Minerva Minerva

Minerva

BMJ 2000; 321 doi: http://dx.doi.org/10.1136/bmj.321.7273.1422 (Published 02 December 2000) Cite this as: BMJ 2000;321:1422

Between December 1944 and April 1945 the official daily food ration for adults in Amsterdam dropped to less than 3350 kJ (800 calories). There is already a clutch of papers reporting the health implications for adults born around the time of the famine, and there are two more papers this week. One found that babies who were exposed to the famine in early gestation were more likely than others to have coronary heart disease in middle age (Heart 2000;84:595-8). The explanation, inexplicably reported in a different journal (American Journal of Clinical Nutrition 2000;72:1101-6), is that these babies developed more atherogenic lipid profiles.

It costs at least £106 a week for a single man between 18 and 30 to live a healthy lifestyle in the United Kingdom, say researchers from London (Journal of Epidemiology and Community Health 2000;54:885-9). They estimate that it costs about £3.00 a week to keep and use a bicycle, or a pair of trainers for jogging. Food costs include the price of two portions of oily fish each week and five portions of fresh fruit or vegetables a day. The national minimum wage just about covers the cost of a healthy lifestyle; social security payments for unemployed men do not.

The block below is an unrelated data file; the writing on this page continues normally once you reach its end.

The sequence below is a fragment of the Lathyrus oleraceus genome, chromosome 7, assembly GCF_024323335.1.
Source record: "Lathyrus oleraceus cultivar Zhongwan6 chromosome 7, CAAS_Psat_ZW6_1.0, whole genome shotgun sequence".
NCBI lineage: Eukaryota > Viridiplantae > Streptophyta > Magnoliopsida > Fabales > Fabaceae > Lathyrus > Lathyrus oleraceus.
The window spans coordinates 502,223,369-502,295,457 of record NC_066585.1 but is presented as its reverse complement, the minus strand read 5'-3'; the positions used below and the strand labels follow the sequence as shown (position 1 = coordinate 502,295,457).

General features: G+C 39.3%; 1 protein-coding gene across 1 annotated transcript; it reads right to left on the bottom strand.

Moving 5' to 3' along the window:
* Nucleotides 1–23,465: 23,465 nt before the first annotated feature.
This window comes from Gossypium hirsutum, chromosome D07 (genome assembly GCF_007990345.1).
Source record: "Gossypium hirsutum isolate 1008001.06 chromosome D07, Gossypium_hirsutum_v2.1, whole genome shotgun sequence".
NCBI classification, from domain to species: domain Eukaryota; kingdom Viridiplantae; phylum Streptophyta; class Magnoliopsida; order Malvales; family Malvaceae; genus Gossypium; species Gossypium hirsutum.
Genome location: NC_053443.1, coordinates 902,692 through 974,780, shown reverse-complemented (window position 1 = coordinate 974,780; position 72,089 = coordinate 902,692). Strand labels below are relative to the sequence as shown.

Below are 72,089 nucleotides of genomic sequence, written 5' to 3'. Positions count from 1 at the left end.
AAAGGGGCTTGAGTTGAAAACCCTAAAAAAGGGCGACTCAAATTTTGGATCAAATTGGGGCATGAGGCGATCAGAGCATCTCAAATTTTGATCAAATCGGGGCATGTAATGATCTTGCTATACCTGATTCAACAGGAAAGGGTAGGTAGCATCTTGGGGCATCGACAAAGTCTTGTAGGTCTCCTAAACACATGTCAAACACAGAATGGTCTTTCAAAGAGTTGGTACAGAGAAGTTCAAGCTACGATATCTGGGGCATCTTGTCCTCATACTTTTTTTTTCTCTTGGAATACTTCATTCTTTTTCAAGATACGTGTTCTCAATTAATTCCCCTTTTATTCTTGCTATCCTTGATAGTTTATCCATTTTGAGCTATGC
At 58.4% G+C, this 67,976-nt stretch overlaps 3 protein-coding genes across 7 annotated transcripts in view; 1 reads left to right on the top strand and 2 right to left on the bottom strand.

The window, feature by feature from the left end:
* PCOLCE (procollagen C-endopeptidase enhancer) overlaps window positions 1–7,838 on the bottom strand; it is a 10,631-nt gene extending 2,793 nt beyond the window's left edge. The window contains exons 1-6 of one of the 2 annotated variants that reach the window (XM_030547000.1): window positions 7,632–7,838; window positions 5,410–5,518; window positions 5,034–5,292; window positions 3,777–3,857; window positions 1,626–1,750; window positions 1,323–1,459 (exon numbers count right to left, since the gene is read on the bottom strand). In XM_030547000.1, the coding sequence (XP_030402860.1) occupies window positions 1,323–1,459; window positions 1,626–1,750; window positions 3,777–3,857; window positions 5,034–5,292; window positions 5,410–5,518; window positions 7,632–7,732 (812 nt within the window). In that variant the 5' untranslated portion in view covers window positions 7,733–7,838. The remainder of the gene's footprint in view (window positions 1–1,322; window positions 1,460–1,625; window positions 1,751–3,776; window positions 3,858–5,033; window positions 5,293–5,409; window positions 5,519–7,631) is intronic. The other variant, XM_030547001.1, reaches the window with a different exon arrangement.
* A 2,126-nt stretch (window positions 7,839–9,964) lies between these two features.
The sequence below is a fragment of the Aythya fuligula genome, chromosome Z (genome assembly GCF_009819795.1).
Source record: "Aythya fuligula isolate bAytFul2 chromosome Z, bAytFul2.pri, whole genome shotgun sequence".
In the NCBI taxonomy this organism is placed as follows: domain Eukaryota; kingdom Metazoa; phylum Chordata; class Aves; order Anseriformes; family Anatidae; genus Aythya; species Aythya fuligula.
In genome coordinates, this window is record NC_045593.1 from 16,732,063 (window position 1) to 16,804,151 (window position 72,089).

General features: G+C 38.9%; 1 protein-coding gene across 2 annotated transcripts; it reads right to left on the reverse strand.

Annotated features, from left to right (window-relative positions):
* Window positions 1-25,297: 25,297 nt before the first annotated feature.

A gram of snooker chalk contains over 7000 µg of lead—not enough to hurt …

View Full Text

Sign in

Log in through your institution

Free trial

Register for a free trial to thebmj.com to receive unlimited access to all content on thebmj.com for 14 days.
Sign up for a free trial

Subscribe